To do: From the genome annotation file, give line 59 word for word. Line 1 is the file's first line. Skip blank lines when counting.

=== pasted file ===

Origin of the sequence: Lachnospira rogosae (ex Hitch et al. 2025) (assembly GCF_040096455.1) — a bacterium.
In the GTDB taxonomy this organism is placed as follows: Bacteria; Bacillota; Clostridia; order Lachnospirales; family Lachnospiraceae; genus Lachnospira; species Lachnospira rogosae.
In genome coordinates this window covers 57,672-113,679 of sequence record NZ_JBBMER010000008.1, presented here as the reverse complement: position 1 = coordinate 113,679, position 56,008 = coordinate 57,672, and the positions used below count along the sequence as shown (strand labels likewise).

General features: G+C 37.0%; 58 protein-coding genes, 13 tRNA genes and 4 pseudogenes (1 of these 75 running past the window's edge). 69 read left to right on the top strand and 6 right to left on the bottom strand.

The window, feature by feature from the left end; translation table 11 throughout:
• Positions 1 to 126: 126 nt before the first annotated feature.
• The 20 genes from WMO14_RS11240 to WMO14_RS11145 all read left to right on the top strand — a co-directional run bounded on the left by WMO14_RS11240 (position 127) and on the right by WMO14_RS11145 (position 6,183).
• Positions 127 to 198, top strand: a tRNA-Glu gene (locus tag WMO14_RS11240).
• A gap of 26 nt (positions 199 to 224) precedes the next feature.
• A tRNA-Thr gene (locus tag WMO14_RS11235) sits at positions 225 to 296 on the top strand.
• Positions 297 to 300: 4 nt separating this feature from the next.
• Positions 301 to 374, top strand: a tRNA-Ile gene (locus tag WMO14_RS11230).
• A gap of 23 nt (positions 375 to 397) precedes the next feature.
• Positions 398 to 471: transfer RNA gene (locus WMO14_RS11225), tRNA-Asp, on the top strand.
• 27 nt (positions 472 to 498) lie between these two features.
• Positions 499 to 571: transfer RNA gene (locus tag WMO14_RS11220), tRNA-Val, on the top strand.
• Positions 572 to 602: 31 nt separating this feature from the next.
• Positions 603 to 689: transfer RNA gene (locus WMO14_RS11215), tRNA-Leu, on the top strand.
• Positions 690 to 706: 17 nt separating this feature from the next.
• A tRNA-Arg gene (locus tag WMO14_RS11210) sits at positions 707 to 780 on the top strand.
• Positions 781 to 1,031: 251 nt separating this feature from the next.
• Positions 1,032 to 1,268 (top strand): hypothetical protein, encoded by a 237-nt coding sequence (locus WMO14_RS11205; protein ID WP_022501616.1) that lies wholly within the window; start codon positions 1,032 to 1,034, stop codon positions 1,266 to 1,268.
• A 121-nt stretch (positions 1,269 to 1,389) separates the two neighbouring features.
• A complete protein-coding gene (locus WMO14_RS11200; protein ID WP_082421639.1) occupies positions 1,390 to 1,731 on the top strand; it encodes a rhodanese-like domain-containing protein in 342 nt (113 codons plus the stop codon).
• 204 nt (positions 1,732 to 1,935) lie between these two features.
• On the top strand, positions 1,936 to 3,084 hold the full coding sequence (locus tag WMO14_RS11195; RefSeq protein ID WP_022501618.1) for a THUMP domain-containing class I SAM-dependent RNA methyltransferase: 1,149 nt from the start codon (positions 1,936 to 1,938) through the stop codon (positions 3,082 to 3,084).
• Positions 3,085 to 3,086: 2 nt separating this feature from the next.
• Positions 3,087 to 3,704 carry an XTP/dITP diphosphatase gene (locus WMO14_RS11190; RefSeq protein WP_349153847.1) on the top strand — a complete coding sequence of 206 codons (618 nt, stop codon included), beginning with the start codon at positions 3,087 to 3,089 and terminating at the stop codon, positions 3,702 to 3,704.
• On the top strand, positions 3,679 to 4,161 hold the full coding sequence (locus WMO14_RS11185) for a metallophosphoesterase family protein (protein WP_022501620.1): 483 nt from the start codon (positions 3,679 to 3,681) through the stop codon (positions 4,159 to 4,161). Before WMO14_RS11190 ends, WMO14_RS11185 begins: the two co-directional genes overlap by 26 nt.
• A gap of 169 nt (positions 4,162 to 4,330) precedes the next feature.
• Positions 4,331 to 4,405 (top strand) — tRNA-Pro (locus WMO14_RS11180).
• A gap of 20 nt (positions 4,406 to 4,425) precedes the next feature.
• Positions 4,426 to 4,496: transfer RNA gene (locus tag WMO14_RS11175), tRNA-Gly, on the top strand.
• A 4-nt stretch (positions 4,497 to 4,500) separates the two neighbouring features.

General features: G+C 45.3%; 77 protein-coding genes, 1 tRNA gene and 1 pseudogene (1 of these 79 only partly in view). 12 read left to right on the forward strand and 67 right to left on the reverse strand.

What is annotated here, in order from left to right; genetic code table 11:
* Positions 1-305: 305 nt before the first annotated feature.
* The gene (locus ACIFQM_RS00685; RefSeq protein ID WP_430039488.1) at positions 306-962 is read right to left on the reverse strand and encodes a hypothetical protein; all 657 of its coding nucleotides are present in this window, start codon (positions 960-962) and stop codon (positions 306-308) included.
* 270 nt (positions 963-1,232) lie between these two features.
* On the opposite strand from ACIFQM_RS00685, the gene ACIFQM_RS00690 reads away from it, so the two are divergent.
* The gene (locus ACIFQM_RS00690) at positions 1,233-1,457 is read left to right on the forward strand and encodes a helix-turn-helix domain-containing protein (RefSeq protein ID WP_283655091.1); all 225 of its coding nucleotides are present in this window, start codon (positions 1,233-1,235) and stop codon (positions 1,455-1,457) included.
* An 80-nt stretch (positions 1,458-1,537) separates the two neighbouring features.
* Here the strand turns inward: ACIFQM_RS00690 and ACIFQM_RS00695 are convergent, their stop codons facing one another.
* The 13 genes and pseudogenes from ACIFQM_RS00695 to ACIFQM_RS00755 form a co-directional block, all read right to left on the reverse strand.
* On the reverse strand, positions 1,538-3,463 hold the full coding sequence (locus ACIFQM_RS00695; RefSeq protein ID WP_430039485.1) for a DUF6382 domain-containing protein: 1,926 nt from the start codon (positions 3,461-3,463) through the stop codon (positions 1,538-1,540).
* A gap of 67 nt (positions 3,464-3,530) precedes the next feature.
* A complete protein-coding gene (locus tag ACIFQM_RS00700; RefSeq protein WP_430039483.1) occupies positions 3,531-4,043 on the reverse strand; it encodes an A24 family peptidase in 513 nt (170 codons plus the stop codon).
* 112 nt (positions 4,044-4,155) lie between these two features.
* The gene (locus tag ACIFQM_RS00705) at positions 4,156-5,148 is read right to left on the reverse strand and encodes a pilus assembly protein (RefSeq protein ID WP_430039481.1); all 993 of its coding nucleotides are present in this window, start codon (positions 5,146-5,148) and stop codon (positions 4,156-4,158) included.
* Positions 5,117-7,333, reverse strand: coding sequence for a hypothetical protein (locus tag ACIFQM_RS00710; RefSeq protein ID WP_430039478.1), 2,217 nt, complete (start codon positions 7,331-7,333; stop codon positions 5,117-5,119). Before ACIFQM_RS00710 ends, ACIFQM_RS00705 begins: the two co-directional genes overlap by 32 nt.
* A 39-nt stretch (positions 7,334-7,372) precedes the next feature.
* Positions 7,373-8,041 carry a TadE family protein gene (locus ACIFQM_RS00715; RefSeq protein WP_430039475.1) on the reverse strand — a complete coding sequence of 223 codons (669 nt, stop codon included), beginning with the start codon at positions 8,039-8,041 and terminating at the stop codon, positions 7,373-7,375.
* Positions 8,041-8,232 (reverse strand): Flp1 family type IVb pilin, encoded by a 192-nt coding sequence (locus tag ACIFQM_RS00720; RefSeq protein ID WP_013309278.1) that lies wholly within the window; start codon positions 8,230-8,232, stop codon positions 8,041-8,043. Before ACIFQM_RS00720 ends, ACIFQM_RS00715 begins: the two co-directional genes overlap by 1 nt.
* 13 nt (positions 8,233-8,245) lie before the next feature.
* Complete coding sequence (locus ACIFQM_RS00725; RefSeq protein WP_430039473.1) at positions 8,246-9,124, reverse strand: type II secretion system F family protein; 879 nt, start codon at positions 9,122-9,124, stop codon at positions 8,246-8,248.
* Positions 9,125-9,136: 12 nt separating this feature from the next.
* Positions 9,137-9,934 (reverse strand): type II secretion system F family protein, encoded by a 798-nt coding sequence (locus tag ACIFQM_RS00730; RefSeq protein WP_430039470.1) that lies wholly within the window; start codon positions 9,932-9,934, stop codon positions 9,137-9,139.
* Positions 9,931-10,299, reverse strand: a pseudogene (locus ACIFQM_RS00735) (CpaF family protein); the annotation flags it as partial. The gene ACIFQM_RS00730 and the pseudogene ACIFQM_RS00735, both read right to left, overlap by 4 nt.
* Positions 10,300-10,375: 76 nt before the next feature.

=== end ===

* Positions 10,300-10,375: 76 nt before the next feature.